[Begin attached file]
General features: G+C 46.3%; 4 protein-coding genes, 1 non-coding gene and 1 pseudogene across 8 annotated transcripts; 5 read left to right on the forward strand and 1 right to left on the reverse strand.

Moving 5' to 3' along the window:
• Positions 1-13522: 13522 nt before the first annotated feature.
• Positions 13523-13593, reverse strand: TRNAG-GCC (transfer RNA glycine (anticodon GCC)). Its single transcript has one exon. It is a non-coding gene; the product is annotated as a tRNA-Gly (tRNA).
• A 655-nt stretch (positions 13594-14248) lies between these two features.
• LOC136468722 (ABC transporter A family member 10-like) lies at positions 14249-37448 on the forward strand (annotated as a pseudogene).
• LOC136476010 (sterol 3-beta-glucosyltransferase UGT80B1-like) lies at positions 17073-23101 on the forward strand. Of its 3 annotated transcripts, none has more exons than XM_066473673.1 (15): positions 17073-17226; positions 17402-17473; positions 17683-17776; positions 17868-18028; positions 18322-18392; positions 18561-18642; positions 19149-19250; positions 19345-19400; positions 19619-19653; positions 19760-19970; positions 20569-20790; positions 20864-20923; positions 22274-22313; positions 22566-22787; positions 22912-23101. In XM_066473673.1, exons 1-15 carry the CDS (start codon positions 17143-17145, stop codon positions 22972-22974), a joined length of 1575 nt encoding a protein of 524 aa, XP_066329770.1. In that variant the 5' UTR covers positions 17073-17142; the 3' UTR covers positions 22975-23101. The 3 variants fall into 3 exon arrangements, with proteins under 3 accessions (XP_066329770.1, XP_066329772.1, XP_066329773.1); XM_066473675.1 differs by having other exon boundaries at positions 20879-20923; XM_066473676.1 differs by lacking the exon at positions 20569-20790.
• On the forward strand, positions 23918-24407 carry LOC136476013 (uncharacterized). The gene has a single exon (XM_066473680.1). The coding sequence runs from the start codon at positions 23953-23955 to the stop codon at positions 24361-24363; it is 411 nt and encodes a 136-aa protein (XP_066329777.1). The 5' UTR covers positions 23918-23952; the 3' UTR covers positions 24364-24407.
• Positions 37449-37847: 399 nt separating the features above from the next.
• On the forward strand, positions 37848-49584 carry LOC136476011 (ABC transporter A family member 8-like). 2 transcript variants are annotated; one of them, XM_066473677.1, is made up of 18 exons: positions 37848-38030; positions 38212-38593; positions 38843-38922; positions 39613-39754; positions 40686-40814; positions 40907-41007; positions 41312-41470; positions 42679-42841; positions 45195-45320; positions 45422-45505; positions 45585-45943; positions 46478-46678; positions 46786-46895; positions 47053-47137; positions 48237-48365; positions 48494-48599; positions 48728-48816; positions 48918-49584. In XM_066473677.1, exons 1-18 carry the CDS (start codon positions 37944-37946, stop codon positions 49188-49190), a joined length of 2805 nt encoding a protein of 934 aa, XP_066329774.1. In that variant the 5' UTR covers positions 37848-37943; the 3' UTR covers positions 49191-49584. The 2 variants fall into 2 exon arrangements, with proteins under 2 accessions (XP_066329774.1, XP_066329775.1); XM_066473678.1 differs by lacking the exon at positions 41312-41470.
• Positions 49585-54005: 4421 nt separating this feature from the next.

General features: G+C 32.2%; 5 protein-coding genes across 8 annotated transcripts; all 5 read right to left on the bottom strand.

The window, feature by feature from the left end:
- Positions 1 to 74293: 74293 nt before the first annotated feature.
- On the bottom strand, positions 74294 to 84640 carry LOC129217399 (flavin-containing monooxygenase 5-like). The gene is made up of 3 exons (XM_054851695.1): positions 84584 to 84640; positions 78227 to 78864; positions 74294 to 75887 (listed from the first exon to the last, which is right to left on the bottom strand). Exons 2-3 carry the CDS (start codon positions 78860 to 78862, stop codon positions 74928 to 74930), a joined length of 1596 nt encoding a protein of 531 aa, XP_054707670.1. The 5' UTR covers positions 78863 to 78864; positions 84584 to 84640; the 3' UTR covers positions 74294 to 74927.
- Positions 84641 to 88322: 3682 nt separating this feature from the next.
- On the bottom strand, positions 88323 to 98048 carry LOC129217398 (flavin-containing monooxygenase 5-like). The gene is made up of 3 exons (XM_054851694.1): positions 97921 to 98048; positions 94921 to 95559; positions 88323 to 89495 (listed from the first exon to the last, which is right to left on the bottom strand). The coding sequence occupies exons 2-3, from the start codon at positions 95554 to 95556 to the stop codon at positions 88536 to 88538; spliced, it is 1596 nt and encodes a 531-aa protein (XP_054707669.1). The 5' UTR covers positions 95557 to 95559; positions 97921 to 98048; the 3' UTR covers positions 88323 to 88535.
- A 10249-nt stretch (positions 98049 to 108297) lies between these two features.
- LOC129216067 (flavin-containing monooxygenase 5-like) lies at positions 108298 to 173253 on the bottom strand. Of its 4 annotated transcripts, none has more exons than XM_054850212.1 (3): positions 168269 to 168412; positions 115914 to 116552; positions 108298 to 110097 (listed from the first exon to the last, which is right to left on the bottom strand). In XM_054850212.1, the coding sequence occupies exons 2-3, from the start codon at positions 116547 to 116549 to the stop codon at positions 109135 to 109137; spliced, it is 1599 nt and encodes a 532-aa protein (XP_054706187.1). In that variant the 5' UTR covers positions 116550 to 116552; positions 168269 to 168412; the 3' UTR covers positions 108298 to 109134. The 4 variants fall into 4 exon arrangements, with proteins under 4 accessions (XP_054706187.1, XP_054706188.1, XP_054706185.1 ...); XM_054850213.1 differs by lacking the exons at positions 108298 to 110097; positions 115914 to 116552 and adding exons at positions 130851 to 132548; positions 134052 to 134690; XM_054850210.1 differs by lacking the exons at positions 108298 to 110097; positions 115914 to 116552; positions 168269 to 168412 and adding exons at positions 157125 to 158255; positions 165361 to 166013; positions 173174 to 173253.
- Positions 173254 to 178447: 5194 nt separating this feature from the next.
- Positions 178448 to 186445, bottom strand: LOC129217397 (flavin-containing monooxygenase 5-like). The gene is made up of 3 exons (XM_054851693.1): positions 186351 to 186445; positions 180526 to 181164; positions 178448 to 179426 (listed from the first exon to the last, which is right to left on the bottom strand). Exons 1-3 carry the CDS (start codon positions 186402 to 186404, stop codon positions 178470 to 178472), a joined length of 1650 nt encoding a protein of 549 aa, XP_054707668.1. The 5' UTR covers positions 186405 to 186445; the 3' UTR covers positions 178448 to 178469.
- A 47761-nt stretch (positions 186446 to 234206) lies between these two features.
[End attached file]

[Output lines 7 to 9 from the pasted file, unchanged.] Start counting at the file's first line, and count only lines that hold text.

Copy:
• LOC136476010 (sterol 3-beta-glucosyltransferase UGT80B1-like) lies at positions 17073-23101 on the forward strand. Of its 3 annotated transcripts, none has more exons than XM_066473673.1 (15): positions 17073-17226; positions 17402-17473; positions 17683-17776; positions 17868-18028; positions 18322-18392; positions 18561-18642; positions 19149-19250; positions 19345-19400; positions 19619-19653; positions 19760-19970; positions 20569-20790; positions 20864-20923; positions 22274-22313; positions 22566-22787; positions 22912-23101. In XM_066473673.1, exons 1-15 carry the CDS (start codon positions 17143-17145, stop codon positions 22972-22974), a joined length of 1575 nt encoding a protein of 524 aa, XP_066329770.1. In that variant the 5' UTR covers positions 17073-17142; the 3' UTR covers positions 22975-23101. The 3 variants fall into 3 exon arrangements, with proteins under 3 accessions (XP_066329770.1, XP_066329772.1, XP_066329773.1); XM_066473675.1 differs by having other exon boundaries at positions 20879-20923; XM_066473676.1 differs by lacking the exon at positions 20569-20790.
• On the forward strand, positions 23918-24407 carry LOC136476013 (uncharacterized). The gene has a single exon (XM_066473680.1). The coding sequence runs from the start codon at positions 23953-23955 to the stop codon at positions 24361-24363; it is 411 nt and encodes a 136-aa protein (XP_066329777.1). The 5' UTR covers positions 23918-23952; the 3' UTR covers positions 24364-24407.
• Positions 37449-37847: 399 nt separating the features above from the next.